Updated: Jul 21, 2020
by Louise Cartwright
'Fagus Sylvatica' otherwise known as beech, an impressive and dominant feature in many woodlands across Pembrokeshire. Truly native to parts of southern England and south east Wales, with some specimens growing to 35 metres. For what it gains in height however, it lacks in longevity. With 150 to 200 years being its maximum age, it's relatively youthful for a deciduous tree. The outstanding feature of Beech, is its great tolerance to shade. It is reputed to be the most tolerant of any British tree except yew (Savill, 2013). Not only are beech shade tolerant but they cast dense shade and produce copious leaf litter. This means that comparatively little grows underneath them and no other tree species can compete.
This being said, there are a select group of specialists which find beech woodlands to their liking. Notably orchids (helleborines) of the genera 'Epipactis' and 'Cephalanthera' which favour the clearings. Also, the 'saprophytic' Birds nest orchid, which derives it's nourishment from dead or decaying matter. Few insects feed on the leaves of beech, a notable exception being the larva of the Lobster Moth. What the beech lacks in insect life however, it gains in the fungal kingdom. Strolling through a beech woodland in Autumn, you may come across the Death Cap, Satan's Bolete, Porcelain Fungus and Artist's Bracket. This motley bunch, being reasonably beech specific. After the flush of fungi in Autumn, our feathered friends move in, with Chaffinches and Bramblings feeding on the brown spiky shells which house the beech nut, otherwise known as beech masts (Sterry 2007).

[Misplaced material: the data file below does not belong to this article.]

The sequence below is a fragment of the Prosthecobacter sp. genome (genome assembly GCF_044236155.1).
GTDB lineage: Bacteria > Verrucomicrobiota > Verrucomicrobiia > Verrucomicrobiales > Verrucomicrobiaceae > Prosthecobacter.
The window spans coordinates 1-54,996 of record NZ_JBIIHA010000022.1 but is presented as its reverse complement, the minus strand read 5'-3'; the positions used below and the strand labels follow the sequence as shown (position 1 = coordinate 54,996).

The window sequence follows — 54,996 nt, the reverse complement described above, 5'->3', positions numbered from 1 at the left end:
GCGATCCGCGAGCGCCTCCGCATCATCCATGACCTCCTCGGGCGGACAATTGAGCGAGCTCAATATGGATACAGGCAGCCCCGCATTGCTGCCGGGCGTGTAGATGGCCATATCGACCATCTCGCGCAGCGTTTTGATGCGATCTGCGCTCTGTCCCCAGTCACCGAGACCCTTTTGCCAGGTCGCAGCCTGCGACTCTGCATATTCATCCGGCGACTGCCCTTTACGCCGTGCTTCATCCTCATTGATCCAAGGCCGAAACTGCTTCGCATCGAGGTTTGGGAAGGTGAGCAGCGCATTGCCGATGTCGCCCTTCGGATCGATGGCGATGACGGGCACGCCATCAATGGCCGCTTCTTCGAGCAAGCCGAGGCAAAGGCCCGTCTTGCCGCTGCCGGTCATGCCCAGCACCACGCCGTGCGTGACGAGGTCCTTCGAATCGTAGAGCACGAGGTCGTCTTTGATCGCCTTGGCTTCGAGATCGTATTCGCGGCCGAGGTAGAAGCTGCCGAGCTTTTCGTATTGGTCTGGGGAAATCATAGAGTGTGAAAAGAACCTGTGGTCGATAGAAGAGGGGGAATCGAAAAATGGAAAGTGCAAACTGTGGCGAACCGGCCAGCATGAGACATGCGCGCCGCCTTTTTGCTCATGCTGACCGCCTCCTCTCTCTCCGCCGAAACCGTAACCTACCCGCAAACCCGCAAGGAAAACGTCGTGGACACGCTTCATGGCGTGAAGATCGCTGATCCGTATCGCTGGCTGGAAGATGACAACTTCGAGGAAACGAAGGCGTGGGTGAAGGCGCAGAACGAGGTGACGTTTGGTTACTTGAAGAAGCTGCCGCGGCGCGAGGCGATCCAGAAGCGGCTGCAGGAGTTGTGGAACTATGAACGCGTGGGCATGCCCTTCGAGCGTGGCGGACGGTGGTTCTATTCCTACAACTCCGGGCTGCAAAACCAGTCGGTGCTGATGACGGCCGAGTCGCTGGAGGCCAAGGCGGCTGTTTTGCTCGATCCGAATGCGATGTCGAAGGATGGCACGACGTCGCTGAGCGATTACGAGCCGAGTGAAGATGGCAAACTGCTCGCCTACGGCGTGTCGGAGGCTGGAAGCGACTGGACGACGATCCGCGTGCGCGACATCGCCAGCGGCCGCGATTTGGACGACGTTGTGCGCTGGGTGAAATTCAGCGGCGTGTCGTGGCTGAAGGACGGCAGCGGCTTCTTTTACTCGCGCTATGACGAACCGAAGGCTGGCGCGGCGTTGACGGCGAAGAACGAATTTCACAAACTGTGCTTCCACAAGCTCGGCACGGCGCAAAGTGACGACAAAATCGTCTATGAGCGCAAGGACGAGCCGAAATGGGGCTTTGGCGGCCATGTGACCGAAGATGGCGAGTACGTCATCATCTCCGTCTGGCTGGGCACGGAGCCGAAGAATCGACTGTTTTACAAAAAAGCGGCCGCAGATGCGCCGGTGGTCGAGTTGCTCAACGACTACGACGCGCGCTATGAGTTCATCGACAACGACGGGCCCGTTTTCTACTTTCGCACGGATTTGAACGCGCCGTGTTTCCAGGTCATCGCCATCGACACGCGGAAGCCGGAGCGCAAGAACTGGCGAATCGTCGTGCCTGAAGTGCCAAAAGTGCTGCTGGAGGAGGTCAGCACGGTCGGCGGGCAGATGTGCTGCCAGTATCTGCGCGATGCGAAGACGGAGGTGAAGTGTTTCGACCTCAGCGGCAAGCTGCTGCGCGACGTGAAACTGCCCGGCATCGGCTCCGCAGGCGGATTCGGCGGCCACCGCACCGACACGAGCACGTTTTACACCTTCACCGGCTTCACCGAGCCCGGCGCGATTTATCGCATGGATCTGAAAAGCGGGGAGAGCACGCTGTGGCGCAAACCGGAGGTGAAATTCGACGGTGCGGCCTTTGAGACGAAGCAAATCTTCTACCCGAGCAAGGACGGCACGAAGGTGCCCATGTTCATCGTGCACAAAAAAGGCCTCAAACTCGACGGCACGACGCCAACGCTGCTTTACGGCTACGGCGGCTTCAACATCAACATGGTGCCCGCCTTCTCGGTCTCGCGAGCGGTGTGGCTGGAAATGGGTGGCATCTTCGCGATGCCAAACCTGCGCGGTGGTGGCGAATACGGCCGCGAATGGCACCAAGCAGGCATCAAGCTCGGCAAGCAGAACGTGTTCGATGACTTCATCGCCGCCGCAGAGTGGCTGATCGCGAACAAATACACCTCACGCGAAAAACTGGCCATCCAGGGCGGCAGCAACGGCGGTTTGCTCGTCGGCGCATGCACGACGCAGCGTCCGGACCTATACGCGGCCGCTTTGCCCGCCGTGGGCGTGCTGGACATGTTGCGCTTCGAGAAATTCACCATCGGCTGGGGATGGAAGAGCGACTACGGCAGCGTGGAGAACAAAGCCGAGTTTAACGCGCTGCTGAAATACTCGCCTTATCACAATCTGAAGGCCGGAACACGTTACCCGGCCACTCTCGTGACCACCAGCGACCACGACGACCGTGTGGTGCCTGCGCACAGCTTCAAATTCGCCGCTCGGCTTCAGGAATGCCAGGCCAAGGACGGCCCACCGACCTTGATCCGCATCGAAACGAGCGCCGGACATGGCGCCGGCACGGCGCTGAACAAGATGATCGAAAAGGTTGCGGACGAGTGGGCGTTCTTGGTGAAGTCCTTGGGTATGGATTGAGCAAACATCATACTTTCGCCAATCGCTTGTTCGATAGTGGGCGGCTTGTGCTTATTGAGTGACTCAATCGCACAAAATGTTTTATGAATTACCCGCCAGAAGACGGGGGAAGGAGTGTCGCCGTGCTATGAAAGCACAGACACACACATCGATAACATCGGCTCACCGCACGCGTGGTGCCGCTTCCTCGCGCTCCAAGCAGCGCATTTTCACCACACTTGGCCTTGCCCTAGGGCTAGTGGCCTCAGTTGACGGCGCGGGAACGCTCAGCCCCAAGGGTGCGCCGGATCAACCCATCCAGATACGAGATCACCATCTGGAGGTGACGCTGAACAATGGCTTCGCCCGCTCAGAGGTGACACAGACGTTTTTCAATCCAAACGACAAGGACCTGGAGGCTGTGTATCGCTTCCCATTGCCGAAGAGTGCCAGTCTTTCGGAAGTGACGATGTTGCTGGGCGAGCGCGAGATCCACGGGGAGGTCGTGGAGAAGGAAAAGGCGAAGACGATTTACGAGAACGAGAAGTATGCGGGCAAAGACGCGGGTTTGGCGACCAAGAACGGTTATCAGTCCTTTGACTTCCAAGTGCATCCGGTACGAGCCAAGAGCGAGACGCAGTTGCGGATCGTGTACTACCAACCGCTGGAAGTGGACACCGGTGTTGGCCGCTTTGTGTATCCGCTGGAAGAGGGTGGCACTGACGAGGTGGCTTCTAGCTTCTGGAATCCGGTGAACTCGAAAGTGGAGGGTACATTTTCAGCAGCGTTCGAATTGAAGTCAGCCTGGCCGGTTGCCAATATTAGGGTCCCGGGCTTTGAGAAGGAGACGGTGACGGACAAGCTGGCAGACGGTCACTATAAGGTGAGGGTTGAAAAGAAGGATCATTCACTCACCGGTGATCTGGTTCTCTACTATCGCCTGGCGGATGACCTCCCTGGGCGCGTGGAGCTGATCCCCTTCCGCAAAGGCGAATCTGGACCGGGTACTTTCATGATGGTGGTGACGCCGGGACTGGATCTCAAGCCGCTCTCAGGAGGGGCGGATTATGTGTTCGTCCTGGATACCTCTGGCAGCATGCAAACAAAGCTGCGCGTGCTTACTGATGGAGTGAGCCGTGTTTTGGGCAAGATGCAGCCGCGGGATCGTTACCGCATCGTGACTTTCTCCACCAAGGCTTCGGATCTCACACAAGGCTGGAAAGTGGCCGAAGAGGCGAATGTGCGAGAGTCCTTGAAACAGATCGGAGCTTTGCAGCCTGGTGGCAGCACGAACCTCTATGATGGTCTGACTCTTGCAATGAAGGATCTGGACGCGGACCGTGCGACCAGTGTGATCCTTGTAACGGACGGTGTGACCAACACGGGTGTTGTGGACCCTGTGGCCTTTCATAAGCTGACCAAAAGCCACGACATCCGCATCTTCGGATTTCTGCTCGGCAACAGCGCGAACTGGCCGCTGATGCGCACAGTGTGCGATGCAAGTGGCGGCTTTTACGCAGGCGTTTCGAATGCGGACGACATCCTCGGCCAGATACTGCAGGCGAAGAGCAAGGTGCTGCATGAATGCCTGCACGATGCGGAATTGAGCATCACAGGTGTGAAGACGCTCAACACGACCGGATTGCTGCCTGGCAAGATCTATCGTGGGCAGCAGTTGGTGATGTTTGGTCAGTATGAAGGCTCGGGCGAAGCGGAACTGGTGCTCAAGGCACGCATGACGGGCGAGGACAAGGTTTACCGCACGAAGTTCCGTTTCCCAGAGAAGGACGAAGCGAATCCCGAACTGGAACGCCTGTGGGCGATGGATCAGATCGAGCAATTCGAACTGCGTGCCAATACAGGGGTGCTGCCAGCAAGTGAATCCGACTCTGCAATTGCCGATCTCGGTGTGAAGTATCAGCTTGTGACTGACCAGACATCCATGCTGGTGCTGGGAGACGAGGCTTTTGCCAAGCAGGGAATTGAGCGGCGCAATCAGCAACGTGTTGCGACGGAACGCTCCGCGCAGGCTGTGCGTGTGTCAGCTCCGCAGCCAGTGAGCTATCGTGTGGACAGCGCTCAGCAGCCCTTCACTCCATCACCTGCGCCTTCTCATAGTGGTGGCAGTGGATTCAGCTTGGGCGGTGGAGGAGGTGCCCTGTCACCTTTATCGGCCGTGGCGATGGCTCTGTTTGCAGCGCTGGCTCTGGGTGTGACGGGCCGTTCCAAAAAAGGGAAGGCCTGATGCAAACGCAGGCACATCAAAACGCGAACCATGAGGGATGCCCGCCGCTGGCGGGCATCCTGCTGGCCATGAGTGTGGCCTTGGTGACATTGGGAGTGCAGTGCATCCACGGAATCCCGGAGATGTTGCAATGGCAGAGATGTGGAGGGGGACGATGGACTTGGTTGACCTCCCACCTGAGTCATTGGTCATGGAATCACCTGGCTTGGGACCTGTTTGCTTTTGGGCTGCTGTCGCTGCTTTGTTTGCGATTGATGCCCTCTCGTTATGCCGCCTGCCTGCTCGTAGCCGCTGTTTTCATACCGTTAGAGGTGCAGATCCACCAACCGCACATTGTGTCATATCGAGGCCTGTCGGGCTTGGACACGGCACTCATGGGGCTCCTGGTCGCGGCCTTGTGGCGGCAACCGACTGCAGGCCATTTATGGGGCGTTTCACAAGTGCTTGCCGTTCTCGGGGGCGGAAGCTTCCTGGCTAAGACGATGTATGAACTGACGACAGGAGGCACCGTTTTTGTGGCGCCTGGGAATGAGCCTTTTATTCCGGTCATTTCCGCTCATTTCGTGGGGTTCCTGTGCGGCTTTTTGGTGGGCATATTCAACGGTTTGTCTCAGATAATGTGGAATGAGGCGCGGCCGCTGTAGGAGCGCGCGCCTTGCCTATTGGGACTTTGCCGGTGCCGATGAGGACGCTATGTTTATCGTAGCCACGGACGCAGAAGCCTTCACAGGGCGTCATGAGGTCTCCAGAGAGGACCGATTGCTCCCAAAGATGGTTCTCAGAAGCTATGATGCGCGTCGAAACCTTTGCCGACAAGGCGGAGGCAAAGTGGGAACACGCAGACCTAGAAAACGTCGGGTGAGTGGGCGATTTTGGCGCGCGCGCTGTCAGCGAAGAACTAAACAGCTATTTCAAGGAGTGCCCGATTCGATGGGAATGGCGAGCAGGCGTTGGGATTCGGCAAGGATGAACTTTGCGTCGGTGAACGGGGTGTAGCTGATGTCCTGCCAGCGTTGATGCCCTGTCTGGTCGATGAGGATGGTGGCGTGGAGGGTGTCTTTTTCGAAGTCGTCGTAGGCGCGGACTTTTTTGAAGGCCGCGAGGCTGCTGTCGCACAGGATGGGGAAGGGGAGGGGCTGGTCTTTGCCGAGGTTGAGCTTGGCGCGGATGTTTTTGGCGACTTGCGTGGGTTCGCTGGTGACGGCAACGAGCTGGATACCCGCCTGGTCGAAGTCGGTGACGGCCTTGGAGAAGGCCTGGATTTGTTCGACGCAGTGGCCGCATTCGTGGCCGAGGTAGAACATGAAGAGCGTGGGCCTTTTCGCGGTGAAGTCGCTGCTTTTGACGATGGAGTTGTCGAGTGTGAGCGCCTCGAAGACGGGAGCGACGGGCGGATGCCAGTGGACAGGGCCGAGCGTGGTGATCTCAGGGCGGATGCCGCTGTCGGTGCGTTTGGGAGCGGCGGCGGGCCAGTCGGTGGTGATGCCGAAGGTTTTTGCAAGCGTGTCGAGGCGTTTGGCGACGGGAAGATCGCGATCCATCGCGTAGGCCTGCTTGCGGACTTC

The 'Unexpected Harvest', for us, is their luminescent spring leaves, which can be made into a 'Noyau' – typically a liqueur made from brandy, flavoured with nut kernels. Beech leaf noyau has the addition of gin and sugar, where the young leaves are steeped in gin for a period of weeks infusing the gin with their tangy flavour.